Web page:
If you (or your loved one) have been scratched or bitten by a cat, you may be infected by a bacteria that caused cat-scratch disease or otherwise known as cat-scratch fever.
The first symptom of the disease is the appearance of bump or blister after 3 to 10 days on the punctured spots. It may take awhile for the bump or blister to completely heal. After a further 1 to 7 weeks, the lymph node closest to the punctured spots may swell to an inch or more. The swollen node can be painful and fluid filled. At this point, you are likely to have mild fever. The swollen lymph node may take a few months to fully subside.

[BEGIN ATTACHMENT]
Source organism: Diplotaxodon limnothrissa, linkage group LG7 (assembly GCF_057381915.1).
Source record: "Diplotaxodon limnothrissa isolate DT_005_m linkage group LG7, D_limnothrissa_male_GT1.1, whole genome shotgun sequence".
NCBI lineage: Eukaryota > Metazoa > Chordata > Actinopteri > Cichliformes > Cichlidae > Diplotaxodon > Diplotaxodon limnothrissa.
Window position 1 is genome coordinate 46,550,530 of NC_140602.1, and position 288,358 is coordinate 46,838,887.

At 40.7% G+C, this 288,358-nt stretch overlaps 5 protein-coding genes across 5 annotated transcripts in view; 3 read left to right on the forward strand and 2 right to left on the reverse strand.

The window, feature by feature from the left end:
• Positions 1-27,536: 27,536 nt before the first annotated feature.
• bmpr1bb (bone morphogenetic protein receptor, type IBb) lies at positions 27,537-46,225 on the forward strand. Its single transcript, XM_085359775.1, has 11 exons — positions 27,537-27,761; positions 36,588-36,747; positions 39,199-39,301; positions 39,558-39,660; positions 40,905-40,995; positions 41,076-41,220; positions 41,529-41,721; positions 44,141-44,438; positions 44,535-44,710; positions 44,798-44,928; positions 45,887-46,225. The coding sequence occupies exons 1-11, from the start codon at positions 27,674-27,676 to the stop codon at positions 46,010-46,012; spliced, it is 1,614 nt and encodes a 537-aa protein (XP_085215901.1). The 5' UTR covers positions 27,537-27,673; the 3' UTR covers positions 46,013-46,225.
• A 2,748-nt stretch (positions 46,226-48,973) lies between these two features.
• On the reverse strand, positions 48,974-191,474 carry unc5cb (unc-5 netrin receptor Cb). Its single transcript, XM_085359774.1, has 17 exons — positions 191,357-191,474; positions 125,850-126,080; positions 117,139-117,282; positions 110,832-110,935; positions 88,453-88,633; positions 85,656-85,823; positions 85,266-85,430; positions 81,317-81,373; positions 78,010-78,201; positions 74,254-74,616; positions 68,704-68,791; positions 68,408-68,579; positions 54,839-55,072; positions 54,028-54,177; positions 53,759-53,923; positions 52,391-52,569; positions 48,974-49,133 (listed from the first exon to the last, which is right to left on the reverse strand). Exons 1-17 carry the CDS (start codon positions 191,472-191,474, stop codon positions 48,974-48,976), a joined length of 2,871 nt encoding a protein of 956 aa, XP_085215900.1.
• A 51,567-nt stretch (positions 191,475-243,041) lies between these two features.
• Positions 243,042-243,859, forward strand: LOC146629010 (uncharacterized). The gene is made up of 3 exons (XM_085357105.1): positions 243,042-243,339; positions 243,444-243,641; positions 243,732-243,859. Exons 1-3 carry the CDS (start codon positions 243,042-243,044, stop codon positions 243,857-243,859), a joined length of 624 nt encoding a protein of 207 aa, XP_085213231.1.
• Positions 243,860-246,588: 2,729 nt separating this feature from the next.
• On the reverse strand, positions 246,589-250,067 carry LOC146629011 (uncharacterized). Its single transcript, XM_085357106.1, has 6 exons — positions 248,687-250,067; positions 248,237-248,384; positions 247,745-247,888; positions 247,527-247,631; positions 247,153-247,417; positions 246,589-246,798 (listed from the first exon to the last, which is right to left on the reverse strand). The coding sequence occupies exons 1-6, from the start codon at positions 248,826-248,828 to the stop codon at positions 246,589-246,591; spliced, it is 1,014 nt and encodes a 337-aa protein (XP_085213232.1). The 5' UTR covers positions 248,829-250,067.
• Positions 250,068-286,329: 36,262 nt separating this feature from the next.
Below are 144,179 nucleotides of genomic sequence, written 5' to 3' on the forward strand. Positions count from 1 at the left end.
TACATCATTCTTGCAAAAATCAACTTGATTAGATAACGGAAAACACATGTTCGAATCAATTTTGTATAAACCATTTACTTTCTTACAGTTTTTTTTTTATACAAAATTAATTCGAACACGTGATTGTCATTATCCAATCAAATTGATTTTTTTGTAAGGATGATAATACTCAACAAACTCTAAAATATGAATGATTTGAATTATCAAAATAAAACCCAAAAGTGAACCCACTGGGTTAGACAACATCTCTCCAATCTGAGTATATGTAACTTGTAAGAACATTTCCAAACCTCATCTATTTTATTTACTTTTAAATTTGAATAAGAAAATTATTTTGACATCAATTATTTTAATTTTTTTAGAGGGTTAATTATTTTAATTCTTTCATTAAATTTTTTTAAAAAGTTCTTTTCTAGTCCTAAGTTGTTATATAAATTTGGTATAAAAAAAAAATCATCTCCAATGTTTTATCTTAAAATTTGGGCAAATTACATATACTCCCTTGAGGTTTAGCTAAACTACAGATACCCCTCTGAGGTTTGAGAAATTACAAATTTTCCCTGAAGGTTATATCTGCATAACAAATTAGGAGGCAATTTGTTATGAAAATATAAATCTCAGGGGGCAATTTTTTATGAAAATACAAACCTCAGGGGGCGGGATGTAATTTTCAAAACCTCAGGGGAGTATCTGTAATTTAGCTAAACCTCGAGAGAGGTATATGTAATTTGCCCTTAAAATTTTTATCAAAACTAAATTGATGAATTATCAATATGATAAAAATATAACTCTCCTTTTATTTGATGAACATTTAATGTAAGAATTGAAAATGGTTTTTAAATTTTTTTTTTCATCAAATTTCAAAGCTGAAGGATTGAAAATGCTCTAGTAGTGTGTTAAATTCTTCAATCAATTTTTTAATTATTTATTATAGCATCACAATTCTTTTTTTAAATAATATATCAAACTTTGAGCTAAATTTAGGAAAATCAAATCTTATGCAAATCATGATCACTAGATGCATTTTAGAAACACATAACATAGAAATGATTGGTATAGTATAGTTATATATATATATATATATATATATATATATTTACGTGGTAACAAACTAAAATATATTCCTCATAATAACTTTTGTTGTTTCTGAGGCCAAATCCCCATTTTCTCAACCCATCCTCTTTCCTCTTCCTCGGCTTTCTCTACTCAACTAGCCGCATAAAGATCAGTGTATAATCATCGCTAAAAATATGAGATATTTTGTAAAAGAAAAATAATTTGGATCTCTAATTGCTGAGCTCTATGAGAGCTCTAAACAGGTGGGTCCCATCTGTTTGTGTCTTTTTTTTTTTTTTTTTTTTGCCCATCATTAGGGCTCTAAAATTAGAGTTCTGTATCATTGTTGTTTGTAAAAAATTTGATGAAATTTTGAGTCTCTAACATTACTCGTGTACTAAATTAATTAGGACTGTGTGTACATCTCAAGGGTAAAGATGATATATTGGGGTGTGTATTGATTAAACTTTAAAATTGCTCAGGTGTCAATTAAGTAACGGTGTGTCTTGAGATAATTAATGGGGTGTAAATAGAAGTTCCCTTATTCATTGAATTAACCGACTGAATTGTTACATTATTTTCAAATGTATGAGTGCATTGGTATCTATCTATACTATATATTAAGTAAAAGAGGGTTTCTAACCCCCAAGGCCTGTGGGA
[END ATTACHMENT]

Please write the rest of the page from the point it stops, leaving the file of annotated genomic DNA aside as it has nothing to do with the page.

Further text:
For most people, the disease does not cause any more problem than the symptoms described above, you may not even aware of any noticeable change in yourself. However, it can lead to other complications for children under the age of 5, pregnant women, or HIV and cancer patients and individuals with compromised immune system.
It is prudent to consult your family doctor if you are aware of any of the following problems:
• A cat bite or scratch punctured point that does not appear to progressively healing.
• Rash or reddish area surrounding the punctured points that is still enlarging after 2 days.
• Fever higher than 102 F or low grade fever that lasts for several days.
• Painful and unusually large swollen lymph nodes
• Joint or bone pain
• Abdominal pain
• Unusual lengthy and severeness of tiredness
In most cases, cat-scratch disease do not need treatment. The use of antibiotics on persistent swollen and painful lymph nodes is debated.